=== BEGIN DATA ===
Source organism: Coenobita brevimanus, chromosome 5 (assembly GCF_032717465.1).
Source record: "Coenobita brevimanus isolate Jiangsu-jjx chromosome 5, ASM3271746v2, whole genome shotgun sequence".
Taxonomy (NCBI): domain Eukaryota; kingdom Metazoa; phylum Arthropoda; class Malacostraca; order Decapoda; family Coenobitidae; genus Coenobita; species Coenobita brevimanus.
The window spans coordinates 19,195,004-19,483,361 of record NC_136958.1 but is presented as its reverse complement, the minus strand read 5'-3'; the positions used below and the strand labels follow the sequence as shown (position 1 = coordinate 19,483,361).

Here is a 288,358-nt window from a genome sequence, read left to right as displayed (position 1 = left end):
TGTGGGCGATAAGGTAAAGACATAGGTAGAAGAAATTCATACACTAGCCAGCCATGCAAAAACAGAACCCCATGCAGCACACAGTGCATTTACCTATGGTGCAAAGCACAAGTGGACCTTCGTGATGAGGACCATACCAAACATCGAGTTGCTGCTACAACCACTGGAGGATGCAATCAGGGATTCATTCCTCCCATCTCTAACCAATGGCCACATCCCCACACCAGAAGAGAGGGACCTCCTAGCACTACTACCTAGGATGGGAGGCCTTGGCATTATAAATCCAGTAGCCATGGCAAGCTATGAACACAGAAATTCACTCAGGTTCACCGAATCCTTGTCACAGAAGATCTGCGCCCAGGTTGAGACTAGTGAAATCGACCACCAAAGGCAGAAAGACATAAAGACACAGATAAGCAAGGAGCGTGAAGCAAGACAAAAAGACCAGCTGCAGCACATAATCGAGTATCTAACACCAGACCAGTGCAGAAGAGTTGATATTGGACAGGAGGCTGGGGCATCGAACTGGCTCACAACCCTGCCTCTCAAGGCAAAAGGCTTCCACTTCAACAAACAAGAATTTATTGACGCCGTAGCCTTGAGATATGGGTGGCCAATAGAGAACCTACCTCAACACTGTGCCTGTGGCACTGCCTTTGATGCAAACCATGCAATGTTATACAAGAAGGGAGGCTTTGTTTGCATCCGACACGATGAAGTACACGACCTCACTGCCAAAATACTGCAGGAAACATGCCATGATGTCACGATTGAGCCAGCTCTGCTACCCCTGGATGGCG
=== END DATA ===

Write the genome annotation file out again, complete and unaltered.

Source organism: Coenobita brevimanus, chromosome 5 (assembly GCF_032717465.1).
Source record: "Coenobita brevimanus isolate Jiangsu-jjx chromosome 5, ASM3271746v2, whole genome shotgun sequence".
Taxonomy (NCBI): domain Eukaryota; kingdom Metazoa; phylum Arthropoda; class Malacostraca; order Decapoda; family Coenobitidae; genus Coenobita; species Coenobita brevimanus.
The window spans coordinates 19,195,004-19,483,361 of record NC_136958.1 but is presented as its reverse complement, the minus strand read 5'-3'; the positions used below and the strand labels follow the sequence as shown (position 1 = coordinate 19,483,361).

Here is a 288,358-nt window from a genome sequence, read left to right as displayed (position 1 = left end):
TGTGGGCGATAAGGTAAAGACATAGGTAGAAGAAATTCATACACTAGCCAGCCATGCAAAAACAGAACCCCATGCAGCACACAGTGCATTTACCTATGGTGCAAAGCACAAGTGGACCTTCGTGATGAGGACCATACCAAACATCGAGTTGCTGCTACAACCACTGGAGGATGCAATCAGGGATTCATTCCTCCCATCTCTAACCAATGGCCACATCCCCACACCAGAAGAGAGGGACCTCCTAGCACTACTACCTAGGATGGGAGGCCTTGGCATTATAAATCCAGTAGCCATGGCAAGCTATGAACACAGAAATTCACTCAGGTTCACCGAATCCTTGTCACAGAAGATCTGCGCCCAGGTTGAGACTAGTGAAATCGACCACCAAAGGCAGAAAGACATAAAGACACAGATAAGCAAGGAGCGTGAAGCAAGACAAAAAGACCAGCTGCAGCACATAATCGAGTATCTAACACCAGACCAGTGCAGAAGAGTTGATATTGGACAGGAGGCTGGGGCATCGAACTGGCTCACAACCCTGCCTCTCAAGGCAAAAGGCTTCCACTTCAACAAACAAGAATTTATTGACGCCGTAGCCTTGAGATATGGGTGGCCAATAGAGAACCTACCTCAACACTGTGCCTGTGGCACTGCCTTTGATGCAAACCATGCAATGTTATACAAGAAGGGAGGCTTTGTTTGCATCCGACACGATGAAGTACACGACCTCACTGCCAAAATACTGCAGGAAACATGCCATGATGTCACGATTGAGCCAGCTCTGCTACCCCTGGATGGCG